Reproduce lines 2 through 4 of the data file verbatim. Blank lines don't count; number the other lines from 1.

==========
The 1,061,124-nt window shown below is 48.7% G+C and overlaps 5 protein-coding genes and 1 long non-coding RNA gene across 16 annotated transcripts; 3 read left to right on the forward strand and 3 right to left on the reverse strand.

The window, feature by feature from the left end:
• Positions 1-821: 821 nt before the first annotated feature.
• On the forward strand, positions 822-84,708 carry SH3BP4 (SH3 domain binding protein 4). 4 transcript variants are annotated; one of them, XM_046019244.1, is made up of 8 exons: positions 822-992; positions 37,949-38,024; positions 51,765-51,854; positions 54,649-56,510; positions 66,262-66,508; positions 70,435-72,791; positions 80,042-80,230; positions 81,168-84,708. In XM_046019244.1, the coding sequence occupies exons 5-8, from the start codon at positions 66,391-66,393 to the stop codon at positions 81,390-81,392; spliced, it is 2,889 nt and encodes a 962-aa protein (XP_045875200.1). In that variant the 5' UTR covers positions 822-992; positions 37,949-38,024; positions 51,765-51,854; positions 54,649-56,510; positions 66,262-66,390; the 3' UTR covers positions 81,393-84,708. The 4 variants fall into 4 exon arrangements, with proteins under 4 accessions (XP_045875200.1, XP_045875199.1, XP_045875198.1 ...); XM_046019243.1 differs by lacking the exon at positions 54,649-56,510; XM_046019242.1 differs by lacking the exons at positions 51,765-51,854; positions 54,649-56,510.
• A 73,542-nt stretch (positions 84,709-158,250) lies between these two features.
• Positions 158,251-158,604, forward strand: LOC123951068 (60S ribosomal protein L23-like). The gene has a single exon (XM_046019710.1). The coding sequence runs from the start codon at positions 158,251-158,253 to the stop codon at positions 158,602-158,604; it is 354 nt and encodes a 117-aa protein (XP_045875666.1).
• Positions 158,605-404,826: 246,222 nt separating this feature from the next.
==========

The window, feature by feature from the left end:
• Positions 1-821: 821 nt before the first annotated feature.
• On the forward strand, positions 822-84,708 carry SH3BP4 (SH3 domain binding protein 4). 4 transcript variants are annotated; one of them, XM_046019244.1, is made up of 8 exons: positions 822-992; positions 37,949-38,024; positions 51,765-51,854; positions 54,649-56,510; positions 66,262-66,508; positions 70,435-72,791; positions 80,042-80,230; positions 81,168-84,708. In XM_046019244.1, the coding sequence occupies exons 5-8, from the start codon at positions 66,391-66,393 to the stop codon at positions 81,390-81,392; spliced, it is 2,889 nt and encodes a 962-aa protein (XP_045875200.1). In that variant the 5' UTR covers positions 822-992; positions 37,949-38,024; positions 51,765-51,854; positions 54,649-56,510; positions 66,262-66,390; the 3' UTR covers positions 81,393-84,708. The 4 variants fall into 4 exon arrangements, with proteins under 4 accessions (XP_045875200.1, XP_045875199.1, XP_045875198.1 ...); XM_046019243.1 differs by lacking the exon at positions 54,649-56,510; XM_046019242.1 differs by lacking the exons at positions 51,765-51,854; positions 54,649-56,510.